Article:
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Sep 4, 2020

Correcting anode-free cell failure to enable higher-energy-density batteries

Posted by in categories: chemistry, energy, sustainability, transportation

Batteries with high energy densities could enable the creation of a wider range of electric vehicles, including flying vehicles that can transport humans in urban environments. Past studies predict that to support the operation of vehicles capable of take-off and landing, batteries require energy densities of approximately 400 Wh kg-1 at the cell level, which is approximately 30% higher than the energy density of most existing lithium-ion (Li-ion) cells.

In addition to powering flying vehicles, high-energy (i.e., single units within a battery that convert chemical into ) could increase the distance that electric cars can travel before they need to be charged again. They may also reduce overall fabrication costs for electric vehicles, as similar results could be achieved using fewer but better-performing cells.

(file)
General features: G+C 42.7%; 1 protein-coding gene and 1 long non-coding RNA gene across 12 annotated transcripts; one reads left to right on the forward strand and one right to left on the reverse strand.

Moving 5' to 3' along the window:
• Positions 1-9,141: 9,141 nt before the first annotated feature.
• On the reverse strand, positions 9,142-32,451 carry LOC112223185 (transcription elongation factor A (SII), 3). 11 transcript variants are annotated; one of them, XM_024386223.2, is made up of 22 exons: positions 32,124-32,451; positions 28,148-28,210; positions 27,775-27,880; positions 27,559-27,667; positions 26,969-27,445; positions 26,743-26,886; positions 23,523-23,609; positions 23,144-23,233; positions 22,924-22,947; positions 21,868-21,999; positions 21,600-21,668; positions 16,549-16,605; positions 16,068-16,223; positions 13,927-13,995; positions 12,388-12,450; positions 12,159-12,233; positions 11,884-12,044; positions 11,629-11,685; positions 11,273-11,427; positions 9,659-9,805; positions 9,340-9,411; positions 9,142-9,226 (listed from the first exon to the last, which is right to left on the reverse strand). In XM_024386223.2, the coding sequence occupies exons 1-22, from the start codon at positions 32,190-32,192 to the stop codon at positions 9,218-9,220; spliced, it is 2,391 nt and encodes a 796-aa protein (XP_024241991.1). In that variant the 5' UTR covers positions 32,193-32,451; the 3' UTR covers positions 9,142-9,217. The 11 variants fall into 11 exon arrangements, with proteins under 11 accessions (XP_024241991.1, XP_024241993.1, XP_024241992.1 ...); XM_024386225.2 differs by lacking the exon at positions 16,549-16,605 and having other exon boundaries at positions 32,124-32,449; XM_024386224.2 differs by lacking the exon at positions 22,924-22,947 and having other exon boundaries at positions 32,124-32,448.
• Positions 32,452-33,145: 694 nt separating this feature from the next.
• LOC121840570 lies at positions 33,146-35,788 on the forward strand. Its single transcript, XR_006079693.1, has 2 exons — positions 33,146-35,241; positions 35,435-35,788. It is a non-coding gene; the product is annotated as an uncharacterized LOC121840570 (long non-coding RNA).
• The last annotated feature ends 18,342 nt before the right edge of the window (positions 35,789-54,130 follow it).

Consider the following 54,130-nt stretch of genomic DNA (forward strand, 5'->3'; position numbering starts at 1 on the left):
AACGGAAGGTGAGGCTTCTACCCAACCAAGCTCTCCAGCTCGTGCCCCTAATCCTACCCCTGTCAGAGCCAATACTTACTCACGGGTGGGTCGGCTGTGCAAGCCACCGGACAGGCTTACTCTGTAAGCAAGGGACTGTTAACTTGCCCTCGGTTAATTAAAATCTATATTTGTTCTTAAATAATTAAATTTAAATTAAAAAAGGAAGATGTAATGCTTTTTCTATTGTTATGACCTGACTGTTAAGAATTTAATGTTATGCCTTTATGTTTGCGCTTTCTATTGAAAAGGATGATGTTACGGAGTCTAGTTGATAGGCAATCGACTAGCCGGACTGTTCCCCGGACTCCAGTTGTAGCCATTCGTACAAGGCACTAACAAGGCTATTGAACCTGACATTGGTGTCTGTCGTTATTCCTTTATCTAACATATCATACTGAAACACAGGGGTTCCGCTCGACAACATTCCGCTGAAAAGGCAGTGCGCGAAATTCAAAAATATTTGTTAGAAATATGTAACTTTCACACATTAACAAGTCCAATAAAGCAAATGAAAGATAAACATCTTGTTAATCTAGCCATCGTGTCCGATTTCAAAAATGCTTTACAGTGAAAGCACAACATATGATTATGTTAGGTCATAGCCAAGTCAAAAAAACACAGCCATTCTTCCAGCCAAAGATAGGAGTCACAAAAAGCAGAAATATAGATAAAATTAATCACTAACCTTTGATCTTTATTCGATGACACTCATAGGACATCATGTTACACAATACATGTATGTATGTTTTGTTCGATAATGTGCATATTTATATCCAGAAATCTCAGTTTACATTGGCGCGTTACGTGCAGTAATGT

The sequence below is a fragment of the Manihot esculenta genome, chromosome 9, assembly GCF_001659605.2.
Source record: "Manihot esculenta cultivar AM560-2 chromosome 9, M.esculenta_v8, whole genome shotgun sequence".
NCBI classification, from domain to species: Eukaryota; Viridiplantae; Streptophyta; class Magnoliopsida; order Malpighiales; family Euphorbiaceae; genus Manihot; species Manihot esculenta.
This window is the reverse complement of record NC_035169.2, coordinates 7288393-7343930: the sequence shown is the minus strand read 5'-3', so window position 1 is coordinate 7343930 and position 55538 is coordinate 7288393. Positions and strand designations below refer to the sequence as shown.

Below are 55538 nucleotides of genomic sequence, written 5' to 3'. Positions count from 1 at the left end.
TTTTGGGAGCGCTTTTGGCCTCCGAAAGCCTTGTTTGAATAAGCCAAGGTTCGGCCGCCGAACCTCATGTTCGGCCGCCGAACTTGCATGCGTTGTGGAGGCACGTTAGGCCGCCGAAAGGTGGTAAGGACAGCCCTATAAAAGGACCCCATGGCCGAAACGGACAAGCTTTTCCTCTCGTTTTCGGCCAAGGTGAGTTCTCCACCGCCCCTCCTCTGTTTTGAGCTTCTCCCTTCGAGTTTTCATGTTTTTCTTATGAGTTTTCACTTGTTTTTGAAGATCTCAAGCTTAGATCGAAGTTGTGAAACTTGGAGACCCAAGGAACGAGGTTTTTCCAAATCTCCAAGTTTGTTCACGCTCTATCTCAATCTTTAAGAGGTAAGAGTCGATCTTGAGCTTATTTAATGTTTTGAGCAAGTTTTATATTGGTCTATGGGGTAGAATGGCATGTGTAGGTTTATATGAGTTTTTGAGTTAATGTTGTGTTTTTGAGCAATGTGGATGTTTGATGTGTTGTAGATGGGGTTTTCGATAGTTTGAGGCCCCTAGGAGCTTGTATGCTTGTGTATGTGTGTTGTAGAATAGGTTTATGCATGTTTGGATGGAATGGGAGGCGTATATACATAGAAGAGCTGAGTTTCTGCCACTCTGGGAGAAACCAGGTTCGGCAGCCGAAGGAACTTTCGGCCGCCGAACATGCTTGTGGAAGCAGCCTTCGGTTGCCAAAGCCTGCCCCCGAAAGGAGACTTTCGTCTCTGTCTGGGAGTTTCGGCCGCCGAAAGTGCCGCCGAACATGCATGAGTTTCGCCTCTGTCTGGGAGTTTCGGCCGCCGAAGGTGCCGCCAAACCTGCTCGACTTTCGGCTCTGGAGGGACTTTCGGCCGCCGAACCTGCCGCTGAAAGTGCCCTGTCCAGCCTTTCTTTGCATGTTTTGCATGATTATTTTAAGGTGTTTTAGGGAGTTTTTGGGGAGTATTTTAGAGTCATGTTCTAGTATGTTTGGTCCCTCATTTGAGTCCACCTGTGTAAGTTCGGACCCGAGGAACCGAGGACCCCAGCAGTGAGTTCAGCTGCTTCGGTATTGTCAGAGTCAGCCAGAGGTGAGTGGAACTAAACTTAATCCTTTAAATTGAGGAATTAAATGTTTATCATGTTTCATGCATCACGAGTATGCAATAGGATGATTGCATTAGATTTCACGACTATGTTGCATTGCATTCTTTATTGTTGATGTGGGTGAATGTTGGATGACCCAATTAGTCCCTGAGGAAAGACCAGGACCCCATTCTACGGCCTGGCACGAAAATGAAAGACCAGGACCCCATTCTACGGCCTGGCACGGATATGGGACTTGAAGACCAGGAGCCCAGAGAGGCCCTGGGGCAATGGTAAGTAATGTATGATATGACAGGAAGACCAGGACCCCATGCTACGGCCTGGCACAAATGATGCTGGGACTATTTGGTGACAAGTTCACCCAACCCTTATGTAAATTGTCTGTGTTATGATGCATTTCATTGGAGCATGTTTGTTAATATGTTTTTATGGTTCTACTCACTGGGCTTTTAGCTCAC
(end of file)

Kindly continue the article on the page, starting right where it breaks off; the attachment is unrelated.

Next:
Anode-free lithium metal cells are particularly promising for creating batteries with higher energy densities. While they use the same cathode as Li-ion cells, these cells store energy via an electroplated lithium metal instead of a graphite host, and they can have energy densities that are 60% greater than those of Li-ion cells.

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